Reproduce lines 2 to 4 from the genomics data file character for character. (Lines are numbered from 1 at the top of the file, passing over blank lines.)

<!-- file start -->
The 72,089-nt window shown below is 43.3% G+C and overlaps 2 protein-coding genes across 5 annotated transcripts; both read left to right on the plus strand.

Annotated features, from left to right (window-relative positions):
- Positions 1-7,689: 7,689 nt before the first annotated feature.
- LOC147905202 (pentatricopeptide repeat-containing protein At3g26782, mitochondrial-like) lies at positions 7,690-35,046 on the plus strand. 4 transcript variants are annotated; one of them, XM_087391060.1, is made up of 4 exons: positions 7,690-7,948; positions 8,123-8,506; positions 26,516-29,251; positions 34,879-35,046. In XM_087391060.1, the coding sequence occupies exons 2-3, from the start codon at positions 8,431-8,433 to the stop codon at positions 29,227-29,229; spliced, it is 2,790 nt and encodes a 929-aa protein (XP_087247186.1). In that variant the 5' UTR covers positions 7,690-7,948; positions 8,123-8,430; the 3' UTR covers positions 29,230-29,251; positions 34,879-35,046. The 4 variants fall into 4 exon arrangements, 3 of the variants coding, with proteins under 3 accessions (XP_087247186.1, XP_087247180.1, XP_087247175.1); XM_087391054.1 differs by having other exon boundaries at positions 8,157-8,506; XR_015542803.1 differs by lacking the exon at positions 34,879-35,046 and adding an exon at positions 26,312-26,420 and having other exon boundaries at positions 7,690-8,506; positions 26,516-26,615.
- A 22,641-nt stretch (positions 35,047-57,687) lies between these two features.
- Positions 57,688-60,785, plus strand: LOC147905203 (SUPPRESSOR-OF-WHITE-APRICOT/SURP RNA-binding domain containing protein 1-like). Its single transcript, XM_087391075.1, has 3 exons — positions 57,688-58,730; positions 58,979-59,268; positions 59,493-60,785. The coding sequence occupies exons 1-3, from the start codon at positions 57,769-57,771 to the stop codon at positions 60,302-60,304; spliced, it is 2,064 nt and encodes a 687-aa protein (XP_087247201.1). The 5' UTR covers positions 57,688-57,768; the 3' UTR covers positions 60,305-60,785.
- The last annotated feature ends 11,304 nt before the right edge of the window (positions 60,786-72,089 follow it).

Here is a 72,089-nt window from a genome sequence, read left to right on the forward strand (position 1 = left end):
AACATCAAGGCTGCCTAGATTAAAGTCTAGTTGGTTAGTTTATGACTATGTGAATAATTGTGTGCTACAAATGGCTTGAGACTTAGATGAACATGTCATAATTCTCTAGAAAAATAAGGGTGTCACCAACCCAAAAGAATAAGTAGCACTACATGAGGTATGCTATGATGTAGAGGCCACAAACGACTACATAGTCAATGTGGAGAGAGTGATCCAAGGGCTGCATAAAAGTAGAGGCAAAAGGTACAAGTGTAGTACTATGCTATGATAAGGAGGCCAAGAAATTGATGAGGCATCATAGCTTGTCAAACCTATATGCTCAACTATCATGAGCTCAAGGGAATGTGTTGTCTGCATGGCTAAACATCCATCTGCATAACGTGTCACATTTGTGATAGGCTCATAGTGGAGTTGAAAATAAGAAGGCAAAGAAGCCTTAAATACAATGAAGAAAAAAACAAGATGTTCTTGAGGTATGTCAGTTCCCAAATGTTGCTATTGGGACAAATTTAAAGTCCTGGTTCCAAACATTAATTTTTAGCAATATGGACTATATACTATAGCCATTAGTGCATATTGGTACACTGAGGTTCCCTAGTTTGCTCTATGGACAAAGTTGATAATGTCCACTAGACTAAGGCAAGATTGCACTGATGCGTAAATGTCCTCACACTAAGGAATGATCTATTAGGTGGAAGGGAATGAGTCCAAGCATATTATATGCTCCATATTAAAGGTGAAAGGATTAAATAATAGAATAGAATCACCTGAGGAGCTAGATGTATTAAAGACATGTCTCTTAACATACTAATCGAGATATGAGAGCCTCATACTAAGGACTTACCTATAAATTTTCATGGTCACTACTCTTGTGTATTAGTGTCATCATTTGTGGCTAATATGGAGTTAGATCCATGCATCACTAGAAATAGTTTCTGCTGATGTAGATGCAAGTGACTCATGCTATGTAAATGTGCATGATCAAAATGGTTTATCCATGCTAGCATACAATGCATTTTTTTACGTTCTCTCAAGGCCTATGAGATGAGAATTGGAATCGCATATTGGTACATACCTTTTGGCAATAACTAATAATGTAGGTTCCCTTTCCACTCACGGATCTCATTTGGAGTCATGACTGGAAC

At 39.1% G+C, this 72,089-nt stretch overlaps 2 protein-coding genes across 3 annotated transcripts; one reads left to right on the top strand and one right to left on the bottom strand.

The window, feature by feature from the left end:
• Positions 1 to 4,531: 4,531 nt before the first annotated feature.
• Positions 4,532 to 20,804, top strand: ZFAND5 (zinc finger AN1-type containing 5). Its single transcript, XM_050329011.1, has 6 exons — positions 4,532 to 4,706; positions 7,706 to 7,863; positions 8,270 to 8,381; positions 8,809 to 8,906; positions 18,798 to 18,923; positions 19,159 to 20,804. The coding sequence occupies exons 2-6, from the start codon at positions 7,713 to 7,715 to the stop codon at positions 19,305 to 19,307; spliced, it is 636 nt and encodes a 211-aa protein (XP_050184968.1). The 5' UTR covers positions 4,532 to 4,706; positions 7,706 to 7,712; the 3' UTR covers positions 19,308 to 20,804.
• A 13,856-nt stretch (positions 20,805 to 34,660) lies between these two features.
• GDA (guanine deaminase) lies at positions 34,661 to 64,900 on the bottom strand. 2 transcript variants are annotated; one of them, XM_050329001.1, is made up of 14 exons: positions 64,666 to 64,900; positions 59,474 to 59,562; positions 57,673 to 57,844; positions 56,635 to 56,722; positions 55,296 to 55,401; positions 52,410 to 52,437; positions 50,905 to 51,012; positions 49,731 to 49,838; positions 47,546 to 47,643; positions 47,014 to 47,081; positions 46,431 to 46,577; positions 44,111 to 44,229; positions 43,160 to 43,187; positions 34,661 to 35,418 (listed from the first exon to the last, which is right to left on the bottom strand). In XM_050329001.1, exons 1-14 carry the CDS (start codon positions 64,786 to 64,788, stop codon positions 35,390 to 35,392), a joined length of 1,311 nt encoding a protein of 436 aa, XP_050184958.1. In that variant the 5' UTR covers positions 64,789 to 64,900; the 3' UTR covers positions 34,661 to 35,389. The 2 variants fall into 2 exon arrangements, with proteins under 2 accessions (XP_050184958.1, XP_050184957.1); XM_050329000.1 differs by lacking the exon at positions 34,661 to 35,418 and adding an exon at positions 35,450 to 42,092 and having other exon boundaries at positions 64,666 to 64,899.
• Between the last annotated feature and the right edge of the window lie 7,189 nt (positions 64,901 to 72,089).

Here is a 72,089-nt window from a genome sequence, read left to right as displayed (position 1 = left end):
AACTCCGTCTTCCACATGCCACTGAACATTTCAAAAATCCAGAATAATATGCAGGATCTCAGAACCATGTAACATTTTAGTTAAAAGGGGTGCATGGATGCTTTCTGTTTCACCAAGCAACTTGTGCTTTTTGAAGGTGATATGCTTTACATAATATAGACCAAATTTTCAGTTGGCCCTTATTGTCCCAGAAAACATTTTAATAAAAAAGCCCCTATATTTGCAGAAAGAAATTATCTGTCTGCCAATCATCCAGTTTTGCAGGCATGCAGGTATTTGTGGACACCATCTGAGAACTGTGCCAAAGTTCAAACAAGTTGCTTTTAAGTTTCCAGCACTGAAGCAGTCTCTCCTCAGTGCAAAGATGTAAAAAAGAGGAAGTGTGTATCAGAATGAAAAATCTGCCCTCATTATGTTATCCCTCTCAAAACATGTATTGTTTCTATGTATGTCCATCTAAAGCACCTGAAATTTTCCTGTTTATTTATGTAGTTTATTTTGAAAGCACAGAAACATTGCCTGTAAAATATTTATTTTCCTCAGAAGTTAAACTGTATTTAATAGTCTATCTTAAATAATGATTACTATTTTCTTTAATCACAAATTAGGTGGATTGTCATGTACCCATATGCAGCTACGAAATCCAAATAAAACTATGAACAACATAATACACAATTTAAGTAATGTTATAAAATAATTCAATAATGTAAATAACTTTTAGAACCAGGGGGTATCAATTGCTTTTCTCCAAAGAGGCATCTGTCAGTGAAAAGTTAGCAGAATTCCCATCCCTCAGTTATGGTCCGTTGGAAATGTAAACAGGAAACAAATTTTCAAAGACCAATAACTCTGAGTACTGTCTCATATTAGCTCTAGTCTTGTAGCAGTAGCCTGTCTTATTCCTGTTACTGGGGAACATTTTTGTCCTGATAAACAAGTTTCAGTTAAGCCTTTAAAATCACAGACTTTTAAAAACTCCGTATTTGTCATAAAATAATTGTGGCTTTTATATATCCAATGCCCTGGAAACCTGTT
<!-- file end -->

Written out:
Annotated features, from left to right (window-relative positions):
- Positions 1-7,689: 7,689 nt before the first annotated feature.
- LOC147905202 (pentatricopeptide repeat-containing protein At3g26782, mitochondrial-like) lies at positions 7,690-35,046 on the plus strand. 4 transcript variants are annotated; one of them, XM_087391060.1, is made up of 4 exons: positions 7,690-7,948; positions 8,123-8,506; positions 26,516-29,251; positions 34,879-35,046. In XM_087391060.1, the coding sequence occupies exons 2-3, from the start codon at positions 8,431-8,433 to the stop codon at positions 29,227-29,229; spliced, it is 2,790 nt and encodes a 929-aa protein (XP_087247186.1). In that variant the 5' UTR covers positions 7,690-7,948; positions 8,123-8,430; the 3' UTR covers positions 29,230-29,251; positions 34,879-35,046. The 4 variants fall into 4 exon arrangements, 3 of the variants coding, with proteins under 3 accessions (XP_087247186.1, XP_087247180.1, XP_087247175.1); XM_087391054.1 differs by having other exon boundaries at positions 8,157-8,506; XR_015542803.1 differs by lacking the exon at positions 34,879-35,046 and adding an exon at positions 26,312-26,420 and having other exon boundaries at positions 7,690-8,506; positions 26,516-26,615.